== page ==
Ugur Sahin, head of the German vaccineproducent BioNTech, now come with a crass criticism of the european UNION in vaccinespørgsmålet.
He believes, quite simply, not that the Union have done enough to ensure a sufficient number of vaccines for its citizens.
It writes the German news magazine Der Spiegel.
“The process in the EU has not been so quick and straightforward, as it has been in other countries,” says the managing director.
The criticism from the BioNTechs boss comes, after that it is clear that EU countries are lagging behind in the roll-out of the covid-19-the vaccine compared with the UNITED states and the united kingdom.
This is because the EU has spread vaccinebestillingen out to more manufacturers. However, it is only Pfizer/BioNTechs vaccine that has been approved by the EU, while Modernas vaccine is expected to be approved today, Monday.
“The perception has clearly been that “we will get enough. It’s gonna go, and we have it under control”,” sounds from Ugur Sahin.
The question is topical, because several EU countries these days are fighting a fierce battle to contain the covid-19 – especially after the more infectious version of the covid-19 from the Uk is starting to spread.
The containment can the vaccine remedy, since it has a certain effect already after the first connector.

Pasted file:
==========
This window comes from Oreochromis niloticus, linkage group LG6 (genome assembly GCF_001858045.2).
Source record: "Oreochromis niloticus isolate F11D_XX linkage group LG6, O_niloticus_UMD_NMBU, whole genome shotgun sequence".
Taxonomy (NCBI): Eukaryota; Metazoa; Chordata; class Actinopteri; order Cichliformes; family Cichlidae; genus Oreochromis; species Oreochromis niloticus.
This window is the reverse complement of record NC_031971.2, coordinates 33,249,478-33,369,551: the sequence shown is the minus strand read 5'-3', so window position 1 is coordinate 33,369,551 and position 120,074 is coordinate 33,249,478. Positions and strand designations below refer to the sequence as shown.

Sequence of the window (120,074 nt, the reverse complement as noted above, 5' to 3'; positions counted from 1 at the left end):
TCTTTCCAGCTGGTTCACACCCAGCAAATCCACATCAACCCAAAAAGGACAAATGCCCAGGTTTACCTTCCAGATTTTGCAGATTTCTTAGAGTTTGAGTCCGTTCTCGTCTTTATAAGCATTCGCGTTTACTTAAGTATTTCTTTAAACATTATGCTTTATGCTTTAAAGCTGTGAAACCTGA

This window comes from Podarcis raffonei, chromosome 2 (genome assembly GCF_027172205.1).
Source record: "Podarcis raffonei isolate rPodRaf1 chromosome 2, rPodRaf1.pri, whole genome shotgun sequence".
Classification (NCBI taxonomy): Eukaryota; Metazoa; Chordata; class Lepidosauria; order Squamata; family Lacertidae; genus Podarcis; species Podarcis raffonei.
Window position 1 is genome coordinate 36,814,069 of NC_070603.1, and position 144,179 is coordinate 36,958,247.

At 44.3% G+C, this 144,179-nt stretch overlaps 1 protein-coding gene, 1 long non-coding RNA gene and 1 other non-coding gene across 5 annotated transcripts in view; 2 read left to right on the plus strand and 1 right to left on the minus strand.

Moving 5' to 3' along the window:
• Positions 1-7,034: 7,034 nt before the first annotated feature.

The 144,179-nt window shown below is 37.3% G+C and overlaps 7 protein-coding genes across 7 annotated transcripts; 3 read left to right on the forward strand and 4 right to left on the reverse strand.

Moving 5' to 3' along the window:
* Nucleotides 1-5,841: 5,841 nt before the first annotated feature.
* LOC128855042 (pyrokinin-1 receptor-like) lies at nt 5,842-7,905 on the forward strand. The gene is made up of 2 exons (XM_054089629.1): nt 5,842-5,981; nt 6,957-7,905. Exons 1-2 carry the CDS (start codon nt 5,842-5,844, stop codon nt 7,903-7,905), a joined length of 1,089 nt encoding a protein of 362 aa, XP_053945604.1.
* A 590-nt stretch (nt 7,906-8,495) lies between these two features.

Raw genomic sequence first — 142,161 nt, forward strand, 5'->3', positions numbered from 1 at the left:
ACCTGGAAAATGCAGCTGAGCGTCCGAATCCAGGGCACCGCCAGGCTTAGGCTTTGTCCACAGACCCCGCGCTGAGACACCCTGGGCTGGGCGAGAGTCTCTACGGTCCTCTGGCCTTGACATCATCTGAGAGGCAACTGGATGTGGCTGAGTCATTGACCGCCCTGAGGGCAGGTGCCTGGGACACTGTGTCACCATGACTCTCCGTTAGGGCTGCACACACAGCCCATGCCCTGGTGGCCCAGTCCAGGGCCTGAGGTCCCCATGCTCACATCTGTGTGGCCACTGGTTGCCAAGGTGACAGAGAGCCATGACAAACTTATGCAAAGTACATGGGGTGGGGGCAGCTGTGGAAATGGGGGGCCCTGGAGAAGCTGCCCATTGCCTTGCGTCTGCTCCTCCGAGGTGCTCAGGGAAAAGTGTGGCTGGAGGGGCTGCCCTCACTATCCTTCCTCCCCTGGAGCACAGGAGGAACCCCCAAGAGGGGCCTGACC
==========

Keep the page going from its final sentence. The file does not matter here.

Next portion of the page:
The issue of the lack of approved vaccines has also aroused debate in the Danish parliament, where several sundhedsordførere has directed sharp criticism of the european UNION:
“It means that we will come later with the restrictions. It is hugely expensive to have them, and furthermore, there is the danger that we place burdens on our health care system, because we do not get vaccinated enough,” said The Conservative sundhedsordfører, Per Larsen, in december.
Previously one of the leading persons in the BioNTech Özlem Türeci, who is Ugur Sahins wife, however, stated that the Eu’s strategy to buy the vaccines from several manufacturers was appropriate. When the EU ordered the vaccines, did the Union, namely, when the individual vaccines would be approved.
This meant that the EU thanked no to an offer from Pfizer/BioNTech to buy more doses of the vaccine.
“At one time, however, it turned out that many of the producers can’t deliver on time. Then it was too late to book extensive other places,” says Özlem Türeci.
Germany pushed to buy more doses of the Pfizer/BioNTech, but other EU-countries fought against – among others, France, according to Der Spiegel did not want, that the EU should deliver a major order from German BioNTech than in French Sanofi.
The EU Commission has, however, denied that France would have slowed down the booking of a major order.
Now try and BioNTech to incorporate a larger capacity, so you can produce more vaccines and thus compensate for the lack of approved vaccines.
“At the moment it doesn’t look rosy out. There is a hole, because there is no other approved vaccines, and we need to fill this gap with our vaccine,” says Biontech-chief Ugur Sahin to Spiegel.
According to the BioNTech however, it is not easy to upscale production.
“It is not the case that the specialized factories around the world, is inactive and can produce vaccines of the required quality in a short time,” says Ugur Sahin, however, awaits urgent clarification:
“By the end of January we will know how many vaccines we can produce and whether we can produce.”